State’s Main Street plans will get March 22 hearing
Improvements to Main Street — the state’s plans to realign the CVS driveway with Prospect Street, add “bump-outs” at crosswalks, replace some trees, repave — will be put before townspeople in two weeks.
A public hearing is planned Thursday, March 22, at 7:30 p.m. in the school board meeting room at the town hall annex.
“We needed a venue that was larger than our room,” First Selectman Rudy Marconi said.
The meeting — like the plan — belongs to the state Department of Transportation (DOT).
The state has been at work on the projects for a few years, and initial meetings on it drew such a crowd that a small committee was appointed to work with the state planners, rather than have them try to design a project while accommodating feedback from a roomful of people.
The project is also now much less ambitious than some of the early alternatives that state designers came up with.
“It’s pretty basic,” Marconi said. “According to the DOT, they look at it as a basic ‘mill and pave’ job, with some bump-outs at crosswalks to shorten the distance a person has to be in the highway — green areas. The amount of parking stays about the same.
The major work will take place at the intersection of Prospect Street and the entrance to the CVS shopping plaza,” Marconi said. “Those two areas will be aligned — Prospect Street and the CVS entrance — to eliminate the ‘offset’ and the additional signalization that’s required to handle it.”
By moving the CVS entrance to be directly across from Prospect Street, an extra cycle in the light can be eliminated — allowing it to be synchronized with the Catoonah and Governor lights.
“The current level of service is considered to be F, and with the improvements it will go to a level of service C,” Marconi said.
“The ultimate objective is to improve the flow of traffic, and not the speed of traffic — the speed limits will not change,” he said.
“But the amount of congestion in town has certainly grown over the last 30 years, or 40 years — which was the last time we re-did downtown.”
Another aspect of the project planned by the state involves work to rebuild the Main Street road surface from Governor Street most of the way to the Bailey Avenue-Catoonah Street intersection.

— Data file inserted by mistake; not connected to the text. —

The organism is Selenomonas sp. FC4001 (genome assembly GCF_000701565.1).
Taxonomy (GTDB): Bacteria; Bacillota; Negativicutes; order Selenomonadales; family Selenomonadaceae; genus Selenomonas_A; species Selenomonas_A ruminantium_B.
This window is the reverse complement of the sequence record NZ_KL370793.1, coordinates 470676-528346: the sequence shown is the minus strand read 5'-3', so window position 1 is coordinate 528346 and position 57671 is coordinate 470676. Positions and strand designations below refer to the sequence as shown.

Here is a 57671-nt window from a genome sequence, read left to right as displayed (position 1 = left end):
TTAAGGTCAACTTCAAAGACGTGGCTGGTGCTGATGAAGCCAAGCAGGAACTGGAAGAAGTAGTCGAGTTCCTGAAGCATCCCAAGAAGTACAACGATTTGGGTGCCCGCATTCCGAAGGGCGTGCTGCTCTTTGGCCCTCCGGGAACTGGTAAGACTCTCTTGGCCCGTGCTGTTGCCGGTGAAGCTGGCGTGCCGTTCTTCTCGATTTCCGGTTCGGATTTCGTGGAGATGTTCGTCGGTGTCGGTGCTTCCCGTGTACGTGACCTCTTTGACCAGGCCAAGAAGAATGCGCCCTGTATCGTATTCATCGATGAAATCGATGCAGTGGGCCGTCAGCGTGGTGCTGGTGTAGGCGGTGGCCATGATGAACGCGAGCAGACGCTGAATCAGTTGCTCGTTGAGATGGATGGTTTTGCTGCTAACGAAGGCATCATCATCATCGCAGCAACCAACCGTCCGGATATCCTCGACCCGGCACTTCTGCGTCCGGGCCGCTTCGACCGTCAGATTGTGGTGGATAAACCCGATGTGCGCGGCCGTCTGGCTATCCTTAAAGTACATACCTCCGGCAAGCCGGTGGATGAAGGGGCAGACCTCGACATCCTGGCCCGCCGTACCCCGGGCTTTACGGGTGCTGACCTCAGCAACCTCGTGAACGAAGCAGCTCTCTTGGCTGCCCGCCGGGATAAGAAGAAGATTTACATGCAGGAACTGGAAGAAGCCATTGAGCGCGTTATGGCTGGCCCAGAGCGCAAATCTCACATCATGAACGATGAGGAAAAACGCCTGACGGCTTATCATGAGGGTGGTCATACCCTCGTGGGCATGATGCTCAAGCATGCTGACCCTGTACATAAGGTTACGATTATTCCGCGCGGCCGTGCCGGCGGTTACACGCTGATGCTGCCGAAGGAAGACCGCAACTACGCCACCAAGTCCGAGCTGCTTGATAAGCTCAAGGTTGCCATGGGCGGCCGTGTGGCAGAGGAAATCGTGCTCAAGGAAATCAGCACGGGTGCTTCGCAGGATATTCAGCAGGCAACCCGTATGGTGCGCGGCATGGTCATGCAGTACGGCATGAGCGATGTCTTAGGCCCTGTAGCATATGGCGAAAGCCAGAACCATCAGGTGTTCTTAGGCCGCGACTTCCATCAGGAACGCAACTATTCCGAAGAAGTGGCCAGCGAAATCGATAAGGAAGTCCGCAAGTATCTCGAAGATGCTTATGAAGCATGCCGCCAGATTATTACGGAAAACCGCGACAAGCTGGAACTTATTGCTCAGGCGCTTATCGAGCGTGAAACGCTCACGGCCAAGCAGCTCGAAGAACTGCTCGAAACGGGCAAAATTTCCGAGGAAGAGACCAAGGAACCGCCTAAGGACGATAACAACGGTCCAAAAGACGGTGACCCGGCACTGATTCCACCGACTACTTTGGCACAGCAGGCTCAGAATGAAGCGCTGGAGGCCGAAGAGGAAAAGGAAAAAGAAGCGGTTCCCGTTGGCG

“Governor to about the Ridgefield News Store, Craig’s — the concrete located below the asphalt will need to be removed because they need to lower the center of the highway, more than what that concrete allows, to facilitate design standards,” Marconi said.
“I don’t get that,” he admitted. “The street’s been like this for at least 30-40 years. And why can’t they just mill it down and repave it, and leave the slopes that are there? It has to do with water flow, drianinge.”
The state also plans to replace some trees.
“There are going to be a couple of trees,” Marconi said. “The Tree Committee has that, and is reviewing it. There are not many, from what was looked at originally — that has been scaled back. …
“The number of trees to be replaced has diminished considerably since the beginning of the project. And the trees that are indicated to be replaced, Mr. Pinchbeck is in agreement, our tree warden.
“A couple by the library, and a couple more in front of CVS, and across the street — with maybe one or two in question. One is right in front of the Bissell building, I know, that’s not in good shape — that’s scheduled for replacement. John Pinchbeck and tree committee have the plans and are reviewing them.
“It is a state-owned road,” Marconi said. “They’re doing the design work. They ultimately will be the decision maker, but obviously, look for local input. And to that end, we’ve had a working committee for several months now, working with the DOT on a project that, initially, was much more aggressive than what we’re looking at today. This project has been cut back immensely.”
While the committee has been working with the state on the designs, a group of people with high interest in Main Street is lobbying Marconi to have the state make the plans available online, asking whether there will be additional hearings and how decisions will be made.
The group — including architects Sean O’Kane and Elizabeth DiSalvo, designer Helen Dimos and Main Street store owner Ellen Burns — requested a chance to share some thoughts with the state.
“We’d like the opportunity to share a new vision,” they said in an email to Marconi.
When the project was first under discussion a few years ago, town concerns focused on the look of Main Street, the loss of trees, the number of parking spaces.
More recently — since the Route 35 bridge project brought tremendous traffic problems — there has been an added concern about how traffic will be accommodated while the work is going on.
“I have brought up the fact that, due to the Route 35 bridge project, the credibility of the DOT being able to deliver a project that’s completed in a timely fashion has eroded,” Marconi said. “And that we are very concerned that this project not travel that same disastrous timeline, but be done efficiently with minimal interruptions.
“The DOT does admit that the Route 35 project should have been in a nighttime construction schedule. It was a mistake not to do that. But it was felt they, too, learned from that project, and assure us this project will not suffer from that same serious delay as the Route 35 bridge project.
“We’re working on the timeline now,” he said. “At this point they have expressed a willingness to work with the town in expediting the project.”